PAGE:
Set a strategic objective. A clear strategic objective will influence the scale and offerings of beauty services. Beauty brands and retailers typically use services as a marketing tool to generate buzz and brand awareness. In these cases, the profitability of the services is less important than propelling lift on product sales. Companies that have used services as a marketing technique include Amazon, which opened a hair salon in London to showcase its technology innovations, and Old Spice, which opened a barbershop that employed celebrity barbers and doubled as a content studio for digital and social media.4
For some, offering services enables access to first-party data for product testing. Since Google announced that it will begin blocking third-party cookies in 2023, more beauty brands and retailers have been turning to first-party data sources to learn more about their customers. For example, Madison Reed opened 12 Color Bar locations prior to the pandemic, which provided primary data critical to developing new products and driving improvements in customer experience. The company has since announced plans to expand to 80 locations by the end of 2022.5
Finally, retailers looking to use services to drive incremental profit at scale should take into account the time needed to build up the service-professional talent pipeline and establish the consistent service levels needed to be both competitive and profitable. Given the current service-professional labor shortage and the competition for talent following the disruptions of the pandemic, this is a long-term objective that should be approached strategically.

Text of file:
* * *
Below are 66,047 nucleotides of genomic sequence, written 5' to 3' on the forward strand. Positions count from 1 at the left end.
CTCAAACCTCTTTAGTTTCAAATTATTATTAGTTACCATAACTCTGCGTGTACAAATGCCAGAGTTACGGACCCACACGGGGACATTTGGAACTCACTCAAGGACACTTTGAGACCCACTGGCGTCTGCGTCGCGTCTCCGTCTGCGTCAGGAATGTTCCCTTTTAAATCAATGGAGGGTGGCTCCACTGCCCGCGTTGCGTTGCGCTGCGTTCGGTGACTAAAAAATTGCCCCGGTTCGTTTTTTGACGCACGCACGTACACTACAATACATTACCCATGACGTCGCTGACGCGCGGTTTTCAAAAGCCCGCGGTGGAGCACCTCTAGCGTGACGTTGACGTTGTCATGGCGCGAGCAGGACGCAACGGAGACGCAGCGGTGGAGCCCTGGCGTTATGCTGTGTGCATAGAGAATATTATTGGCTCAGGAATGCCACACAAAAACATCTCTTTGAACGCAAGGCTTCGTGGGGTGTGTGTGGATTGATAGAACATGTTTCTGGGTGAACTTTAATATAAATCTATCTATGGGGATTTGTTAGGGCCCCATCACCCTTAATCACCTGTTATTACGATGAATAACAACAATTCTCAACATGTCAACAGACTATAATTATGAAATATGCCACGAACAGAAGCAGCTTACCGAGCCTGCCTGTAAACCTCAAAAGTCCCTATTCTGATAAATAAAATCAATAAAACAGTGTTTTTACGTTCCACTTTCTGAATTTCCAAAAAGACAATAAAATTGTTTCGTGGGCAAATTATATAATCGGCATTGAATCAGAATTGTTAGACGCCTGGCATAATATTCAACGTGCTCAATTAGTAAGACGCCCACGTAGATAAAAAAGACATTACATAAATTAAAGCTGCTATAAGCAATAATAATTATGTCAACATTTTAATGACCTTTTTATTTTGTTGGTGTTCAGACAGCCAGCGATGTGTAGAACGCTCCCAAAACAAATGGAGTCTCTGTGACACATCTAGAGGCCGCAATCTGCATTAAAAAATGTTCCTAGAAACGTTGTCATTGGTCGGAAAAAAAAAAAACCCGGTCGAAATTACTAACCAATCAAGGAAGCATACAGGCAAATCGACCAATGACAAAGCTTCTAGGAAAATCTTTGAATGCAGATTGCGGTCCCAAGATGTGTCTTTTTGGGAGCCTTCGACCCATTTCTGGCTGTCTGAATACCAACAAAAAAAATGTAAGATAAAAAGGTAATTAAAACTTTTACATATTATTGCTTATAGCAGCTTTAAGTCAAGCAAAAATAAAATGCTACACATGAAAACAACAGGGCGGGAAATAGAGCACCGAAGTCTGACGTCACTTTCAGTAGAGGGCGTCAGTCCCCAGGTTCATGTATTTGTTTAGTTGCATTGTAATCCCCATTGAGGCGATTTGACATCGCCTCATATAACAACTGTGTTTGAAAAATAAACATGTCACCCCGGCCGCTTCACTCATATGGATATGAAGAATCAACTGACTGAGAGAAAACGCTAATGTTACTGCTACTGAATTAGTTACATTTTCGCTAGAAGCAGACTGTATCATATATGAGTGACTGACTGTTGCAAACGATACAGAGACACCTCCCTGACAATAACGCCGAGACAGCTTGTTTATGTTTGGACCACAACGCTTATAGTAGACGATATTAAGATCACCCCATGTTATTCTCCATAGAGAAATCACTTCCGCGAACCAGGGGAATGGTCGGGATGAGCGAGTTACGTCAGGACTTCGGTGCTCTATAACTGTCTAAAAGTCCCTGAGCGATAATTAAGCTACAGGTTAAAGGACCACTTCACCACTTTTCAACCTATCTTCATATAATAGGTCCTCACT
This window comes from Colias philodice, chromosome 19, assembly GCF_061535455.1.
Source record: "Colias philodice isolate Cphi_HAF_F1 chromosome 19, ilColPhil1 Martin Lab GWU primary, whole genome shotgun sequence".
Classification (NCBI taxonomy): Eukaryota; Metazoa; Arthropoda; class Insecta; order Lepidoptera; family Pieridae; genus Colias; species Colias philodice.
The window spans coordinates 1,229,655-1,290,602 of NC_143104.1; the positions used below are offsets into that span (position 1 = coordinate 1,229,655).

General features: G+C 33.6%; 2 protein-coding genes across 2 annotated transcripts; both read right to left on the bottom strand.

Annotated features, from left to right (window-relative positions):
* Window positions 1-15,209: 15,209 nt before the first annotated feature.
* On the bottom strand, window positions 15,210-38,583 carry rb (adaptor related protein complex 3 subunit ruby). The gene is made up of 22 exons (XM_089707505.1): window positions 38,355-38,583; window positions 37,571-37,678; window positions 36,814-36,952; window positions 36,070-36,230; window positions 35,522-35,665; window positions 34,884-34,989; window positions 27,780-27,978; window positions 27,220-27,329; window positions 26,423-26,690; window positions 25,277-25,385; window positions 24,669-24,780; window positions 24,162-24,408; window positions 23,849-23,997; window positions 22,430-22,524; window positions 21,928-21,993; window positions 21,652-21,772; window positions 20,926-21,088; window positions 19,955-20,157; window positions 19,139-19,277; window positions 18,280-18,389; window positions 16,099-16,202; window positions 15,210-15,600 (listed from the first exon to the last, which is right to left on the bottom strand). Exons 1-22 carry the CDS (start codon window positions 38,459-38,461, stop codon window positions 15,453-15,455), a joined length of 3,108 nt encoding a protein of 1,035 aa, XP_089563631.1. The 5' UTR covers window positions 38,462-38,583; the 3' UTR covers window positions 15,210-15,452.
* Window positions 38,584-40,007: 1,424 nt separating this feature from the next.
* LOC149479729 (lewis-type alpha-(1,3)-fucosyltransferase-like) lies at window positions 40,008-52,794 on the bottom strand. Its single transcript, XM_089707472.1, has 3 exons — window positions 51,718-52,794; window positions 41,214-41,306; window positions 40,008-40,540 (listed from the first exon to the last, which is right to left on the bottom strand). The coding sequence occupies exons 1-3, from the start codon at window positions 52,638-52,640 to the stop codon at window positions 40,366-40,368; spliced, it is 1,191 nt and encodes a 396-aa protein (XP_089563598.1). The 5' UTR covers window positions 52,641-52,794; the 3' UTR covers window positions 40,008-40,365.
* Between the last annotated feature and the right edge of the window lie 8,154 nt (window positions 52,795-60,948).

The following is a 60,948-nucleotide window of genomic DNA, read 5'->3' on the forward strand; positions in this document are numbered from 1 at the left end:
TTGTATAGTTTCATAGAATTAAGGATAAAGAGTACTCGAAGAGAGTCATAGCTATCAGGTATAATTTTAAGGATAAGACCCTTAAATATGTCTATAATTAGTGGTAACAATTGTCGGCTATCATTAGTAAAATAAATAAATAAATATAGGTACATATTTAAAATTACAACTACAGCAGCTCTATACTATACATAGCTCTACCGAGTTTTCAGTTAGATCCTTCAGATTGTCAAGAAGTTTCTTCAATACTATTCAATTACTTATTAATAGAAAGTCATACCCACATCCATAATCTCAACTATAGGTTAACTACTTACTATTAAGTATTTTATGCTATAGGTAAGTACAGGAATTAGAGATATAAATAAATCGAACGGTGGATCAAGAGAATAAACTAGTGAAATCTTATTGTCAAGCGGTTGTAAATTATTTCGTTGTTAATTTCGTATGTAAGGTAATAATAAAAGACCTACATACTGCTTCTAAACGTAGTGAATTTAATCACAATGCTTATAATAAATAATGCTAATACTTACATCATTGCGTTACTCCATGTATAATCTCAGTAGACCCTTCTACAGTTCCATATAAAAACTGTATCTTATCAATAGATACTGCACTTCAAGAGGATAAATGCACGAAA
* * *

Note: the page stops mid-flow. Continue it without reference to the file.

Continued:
Drive foot traffic to physical stores with experiential offerings. While cosmetic counters at department stores have offered makeup services in exchange for product purchases for decades, recent next-generation beauty havens have fueled customer expectations for a new test-and-try playground.
At Sephora’s 700-plus locations in the United States, for example, experiential studios offer services ranging from touch-ups and makeovers to quick-fix facials.6 Ulta has also doubled down on customer experience. Dedicating a meaningful portion of each store to The Salon at Ulta Beauty7 is enabling the company to live up to its mission of “all things beauty, all in one place.”
Find the right service to minimize footprint. Enabling services within retail stores requires significant capital investment and dedicated floor space. Companies should consider which low-capital-expenditure services can drive foot traffic while simultaneously minimizing floor space requirements. Examples of services with minimal store infrastructure investments include makeup services, waterless hair services such as blowouts and styling, and 15-minute injectables.
While the beauty services industry was one of the hardest-hit industries during the pandemic, it is firmly on the path to recovery. Changing dynamics present an opportunity for new players to emerge as winners in the fragmented market. Those that can capitalize on the increasing convergence in products and services will be well positioned to thrive in the newly emerging beauty services landscape.